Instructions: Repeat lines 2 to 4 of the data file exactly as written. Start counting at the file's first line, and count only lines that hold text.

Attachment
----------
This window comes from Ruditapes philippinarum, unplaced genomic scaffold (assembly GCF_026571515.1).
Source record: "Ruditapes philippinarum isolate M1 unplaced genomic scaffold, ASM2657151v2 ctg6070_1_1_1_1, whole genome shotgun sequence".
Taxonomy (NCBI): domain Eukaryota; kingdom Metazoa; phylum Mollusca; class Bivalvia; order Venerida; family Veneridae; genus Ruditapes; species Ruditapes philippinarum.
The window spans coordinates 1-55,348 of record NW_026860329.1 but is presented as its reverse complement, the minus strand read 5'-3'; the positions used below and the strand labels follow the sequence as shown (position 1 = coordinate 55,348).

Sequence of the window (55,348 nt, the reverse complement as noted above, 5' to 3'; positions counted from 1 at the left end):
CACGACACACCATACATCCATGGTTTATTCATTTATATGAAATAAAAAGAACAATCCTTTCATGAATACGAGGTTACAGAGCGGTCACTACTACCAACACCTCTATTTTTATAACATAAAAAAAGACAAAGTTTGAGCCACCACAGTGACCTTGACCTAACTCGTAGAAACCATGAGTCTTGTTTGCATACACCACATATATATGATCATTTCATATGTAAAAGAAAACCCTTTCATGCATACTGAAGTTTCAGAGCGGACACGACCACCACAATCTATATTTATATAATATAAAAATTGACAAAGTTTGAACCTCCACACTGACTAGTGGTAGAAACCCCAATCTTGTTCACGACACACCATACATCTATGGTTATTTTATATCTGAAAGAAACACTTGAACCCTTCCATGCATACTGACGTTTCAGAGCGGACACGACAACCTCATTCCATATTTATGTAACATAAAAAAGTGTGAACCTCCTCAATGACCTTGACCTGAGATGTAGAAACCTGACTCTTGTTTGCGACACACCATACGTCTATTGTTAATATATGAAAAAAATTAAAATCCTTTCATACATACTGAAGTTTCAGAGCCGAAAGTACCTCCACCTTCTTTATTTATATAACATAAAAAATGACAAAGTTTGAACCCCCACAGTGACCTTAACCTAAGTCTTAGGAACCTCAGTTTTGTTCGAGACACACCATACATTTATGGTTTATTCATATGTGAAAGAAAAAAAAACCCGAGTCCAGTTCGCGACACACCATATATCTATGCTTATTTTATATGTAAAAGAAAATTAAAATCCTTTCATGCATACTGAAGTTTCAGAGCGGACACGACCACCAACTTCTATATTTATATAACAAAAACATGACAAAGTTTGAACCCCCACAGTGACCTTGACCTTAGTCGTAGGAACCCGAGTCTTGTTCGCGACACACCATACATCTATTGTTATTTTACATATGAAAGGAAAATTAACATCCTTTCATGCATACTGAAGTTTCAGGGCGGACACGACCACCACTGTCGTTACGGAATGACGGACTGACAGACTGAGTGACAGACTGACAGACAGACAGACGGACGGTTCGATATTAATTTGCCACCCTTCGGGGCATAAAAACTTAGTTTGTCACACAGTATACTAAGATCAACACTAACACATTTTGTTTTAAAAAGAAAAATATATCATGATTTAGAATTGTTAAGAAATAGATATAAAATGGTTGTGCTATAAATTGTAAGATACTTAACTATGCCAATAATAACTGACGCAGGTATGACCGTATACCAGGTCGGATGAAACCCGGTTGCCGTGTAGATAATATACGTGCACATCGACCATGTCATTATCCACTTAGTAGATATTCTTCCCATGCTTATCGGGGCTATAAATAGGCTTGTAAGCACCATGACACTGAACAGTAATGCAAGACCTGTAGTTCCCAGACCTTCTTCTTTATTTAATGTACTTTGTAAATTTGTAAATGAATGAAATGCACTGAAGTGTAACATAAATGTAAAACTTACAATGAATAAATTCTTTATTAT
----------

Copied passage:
Source record: "Ruditapes philippinarum isolate M1 unplaced genomic scaffold, ASM2657151v2 ctg6070_1_1_1_1, whole genome shotgun sequence".
Taxonomy (NCBI): domain Eukaryota; kingdom Metazoa; phylum Mollusca; class Bivalvia; order Venerida; family Veneridae; genus Ruditapes; species Ruditapes philippinarum.
The window spans coordinates 1-55,348 of record NW_026860329.1 but is presented as its reverse complement, the minus strand read 5'-3'; the positions used below and the strand labels follow the sequence as shown (position 1 = coordinate 55,348).